The owner of the plantation was the undisputed master of his estate. His family lived in a nice big house that had been bleached to make it cooler. The slaves lived apart in small huts.

Each plantation was designed to be self-sufficient; that is to say, to produce everything it needed. About 10 to 20% of slaves had a specific task: blacksmith, carpenter, shoemaker, servant, midwife, etc. The rest of the slaves worked in the fields.

The presence of large numbers of Africans influenced life on the plantations. The hot and humid climates of Virginia, Carolina and Georgia resembled that of West Africa. Like in Africa, people worked early in the morning and late at night, but rested during the midday. While the Puritans in the North condemned leisure and rest, the southerners adopted a slower lifestyle.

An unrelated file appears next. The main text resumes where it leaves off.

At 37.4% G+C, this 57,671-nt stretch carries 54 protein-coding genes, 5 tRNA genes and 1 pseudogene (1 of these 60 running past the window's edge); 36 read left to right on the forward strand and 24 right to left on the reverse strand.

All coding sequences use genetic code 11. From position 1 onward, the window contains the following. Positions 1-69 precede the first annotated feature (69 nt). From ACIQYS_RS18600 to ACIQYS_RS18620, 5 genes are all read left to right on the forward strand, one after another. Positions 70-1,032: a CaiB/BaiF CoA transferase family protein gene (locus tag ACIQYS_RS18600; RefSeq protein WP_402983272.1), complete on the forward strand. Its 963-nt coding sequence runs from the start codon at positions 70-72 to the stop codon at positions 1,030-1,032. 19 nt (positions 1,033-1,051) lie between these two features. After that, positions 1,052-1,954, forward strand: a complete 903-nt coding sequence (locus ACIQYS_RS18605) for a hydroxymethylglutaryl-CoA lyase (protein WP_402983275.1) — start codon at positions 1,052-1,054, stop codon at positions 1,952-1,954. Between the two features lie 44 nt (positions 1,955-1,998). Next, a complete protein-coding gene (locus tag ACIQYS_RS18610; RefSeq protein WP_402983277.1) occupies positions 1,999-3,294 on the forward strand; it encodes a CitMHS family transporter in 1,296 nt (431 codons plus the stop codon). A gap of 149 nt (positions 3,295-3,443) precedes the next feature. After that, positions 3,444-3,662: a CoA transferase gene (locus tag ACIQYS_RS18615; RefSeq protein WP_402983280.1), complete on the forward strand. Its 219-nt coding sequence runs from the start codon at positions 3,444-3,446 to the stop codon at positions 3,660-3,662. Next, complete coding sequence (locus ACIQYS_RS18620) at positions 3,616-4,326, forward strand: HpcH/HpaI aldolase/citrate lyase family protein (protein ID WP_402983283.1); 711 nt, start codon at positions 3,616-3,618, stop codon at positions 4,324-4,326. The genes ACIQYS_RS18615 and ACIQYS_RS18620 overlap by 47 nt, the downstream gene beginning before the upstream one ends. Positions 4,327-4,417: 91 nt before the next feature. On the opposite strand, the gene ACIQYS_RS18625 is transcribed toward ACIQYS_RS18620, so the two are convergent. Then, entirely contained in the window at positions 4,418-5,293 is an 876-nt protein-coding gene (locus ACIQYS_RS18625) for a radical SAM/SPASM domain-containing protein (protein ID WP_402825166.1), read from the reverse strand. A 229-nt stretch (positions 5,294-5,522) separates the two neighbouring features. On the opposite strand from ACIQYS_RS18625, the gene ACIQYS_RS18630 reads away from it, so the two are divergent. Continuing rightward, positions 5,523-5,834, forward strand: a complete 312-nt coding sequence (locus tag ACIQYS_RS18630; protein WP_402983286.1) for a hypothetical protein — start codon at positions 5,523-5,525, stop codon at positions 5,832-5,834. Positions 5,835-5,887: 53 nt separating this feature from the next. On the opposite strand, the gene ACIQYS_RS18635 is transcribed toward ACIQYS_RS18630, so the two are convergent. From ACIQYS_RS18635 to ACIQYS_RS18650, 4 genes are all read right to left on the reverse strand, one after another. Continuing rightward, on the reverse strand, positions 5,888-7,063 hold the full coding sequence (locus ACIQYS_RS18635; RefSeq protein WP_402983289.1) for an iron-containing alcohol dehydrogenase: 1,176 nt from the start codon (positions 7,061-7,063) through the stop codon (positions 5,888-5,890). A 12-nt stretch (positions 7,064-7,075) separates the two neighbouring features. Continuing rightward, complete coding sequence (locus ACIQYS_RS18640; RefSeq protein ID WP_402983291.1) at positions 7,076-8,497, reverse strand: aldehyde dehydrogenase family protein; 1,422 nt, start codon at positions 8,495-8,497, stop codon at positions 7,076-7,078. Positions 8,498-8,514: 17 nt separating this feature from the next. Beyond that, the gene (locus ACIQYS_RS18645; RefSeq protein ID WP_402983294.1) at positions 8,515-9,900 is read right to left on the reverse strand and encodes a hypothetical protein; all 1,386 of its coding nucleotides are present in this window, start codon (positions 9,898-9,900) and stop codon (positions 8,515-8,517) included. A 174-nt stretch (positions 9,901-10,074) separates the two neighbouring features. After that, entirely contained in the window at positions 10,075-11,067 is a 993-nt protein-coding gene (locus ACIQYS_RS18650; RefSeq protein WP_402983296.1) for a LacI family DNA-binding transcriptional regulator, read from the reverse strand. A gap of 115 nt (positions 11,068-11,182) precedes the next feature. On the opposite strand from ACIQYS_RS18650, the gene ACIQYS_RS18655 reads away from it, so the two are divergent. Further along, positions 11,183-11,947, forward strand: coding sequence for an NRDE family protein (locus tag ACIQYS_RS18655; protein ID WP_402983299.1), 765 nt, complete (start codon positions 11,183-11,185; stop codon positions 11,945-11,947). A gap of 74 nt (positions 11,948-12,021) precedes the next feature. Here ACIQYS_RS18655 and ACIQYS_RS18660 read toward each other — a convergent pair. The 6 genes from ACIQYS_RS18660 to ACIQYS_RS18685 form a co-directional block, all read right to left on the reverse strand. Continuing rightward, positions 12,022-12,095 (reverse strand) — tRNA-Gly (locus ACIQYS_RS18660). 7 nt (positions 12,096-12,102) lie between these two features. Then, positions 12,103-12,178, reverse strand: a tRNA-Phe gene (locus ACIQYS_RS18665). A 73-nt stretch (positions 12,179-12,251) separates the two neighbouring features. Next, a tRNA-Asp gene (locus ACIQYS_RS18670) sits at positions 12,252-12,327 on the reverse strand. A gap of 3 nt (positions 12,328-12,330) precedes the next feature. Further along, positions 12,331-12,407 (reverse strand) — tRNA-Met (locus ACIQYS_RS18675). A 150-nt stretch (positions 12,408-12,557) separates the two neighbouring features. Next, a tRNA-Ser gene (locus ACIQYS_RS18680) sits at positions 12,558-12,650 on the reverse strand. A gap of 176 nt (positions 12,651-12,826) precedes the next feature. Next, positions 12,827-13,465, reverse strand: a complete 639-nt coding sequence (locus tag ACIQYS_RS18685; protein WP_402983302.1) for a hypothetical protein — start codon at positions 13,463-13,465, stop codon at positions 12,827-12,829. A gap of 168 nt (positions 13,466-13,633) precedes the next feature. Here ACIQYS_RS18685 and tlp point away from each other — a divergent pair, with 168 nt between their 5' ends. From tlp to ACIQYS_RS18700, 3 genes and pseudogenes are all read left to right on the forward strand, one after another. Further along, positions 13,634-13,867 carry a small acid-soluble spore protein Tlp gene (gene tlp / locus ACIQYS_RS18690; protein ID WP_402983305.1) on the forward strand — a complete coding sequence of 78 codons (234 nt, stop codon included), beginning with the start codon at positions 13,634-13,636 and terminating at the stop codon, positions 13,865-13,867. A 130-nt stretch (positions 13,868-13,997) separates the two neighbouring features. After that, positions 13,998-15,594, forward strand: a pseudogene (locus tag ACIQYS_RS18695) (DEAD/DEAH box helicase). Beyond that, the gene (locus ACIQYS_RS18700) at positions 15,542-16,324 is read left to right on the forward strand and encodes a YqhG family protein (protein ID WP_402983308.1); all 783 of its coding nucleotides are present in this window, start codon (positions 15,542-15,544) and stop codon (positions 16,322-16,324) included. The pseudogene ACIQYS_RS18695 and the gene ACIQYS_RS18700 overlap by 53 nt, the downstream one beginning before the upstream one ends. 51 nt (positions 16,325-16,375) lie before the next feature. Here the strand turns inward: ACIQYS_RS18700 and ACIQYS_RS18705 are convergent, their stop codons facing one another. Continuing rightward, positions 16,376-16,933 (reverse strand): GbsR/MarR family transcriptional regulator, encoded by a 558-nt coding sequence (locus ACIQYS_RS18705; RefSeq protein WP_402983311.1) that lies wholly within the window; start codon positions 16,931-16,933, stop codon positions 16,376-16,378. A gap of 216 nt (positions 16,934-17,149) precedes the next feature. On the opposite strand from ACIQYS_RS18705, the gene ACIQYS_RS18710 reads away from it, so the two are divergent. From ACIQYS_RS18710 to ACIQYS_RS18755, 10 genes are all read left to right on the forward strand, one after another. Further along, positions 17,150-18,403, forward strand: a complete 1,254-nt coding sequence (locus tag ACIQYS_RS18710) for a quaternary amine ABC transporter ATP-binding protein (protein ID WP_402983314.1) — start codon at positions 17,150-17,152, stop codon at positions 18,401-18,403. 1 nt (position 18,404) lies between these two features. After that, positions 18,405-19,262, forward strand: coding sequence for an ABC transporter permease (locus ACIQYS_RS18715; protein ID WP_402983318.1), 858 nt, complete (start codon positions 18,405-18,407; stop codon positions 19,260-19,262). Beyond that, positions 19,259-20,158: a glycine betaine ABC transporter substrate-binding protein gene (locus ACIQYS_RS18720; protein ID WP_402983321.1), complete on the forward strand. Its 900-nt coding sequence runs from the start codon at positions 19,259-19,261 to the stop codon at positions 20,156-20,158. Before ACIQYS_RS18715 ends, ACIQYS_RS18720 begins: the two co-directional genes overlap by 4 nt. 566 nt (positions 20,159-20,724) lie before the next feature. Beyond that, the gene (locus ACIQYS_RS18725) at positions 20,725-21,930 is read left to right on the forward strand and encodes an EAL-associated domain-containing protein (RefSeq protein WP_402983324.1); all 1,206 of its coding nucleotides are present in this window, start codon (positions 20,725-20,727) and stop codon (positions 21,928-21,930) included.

Although they were subjected to the wishes of their masters, slaves tried to retain some of their independence. Since families could be separated when one parent was sold, the extended family therefore became very important in caring for children. Once they had finished their work for the master, some slaves could work in their own garden, raise chickens, hunt and fish. This allowed them to round out their usual diet of corn and salted pork. A few rare individuals even managed to save enough money to buy their freedom. 

 Author: Léon Robichaud

See also – Traces of the past:

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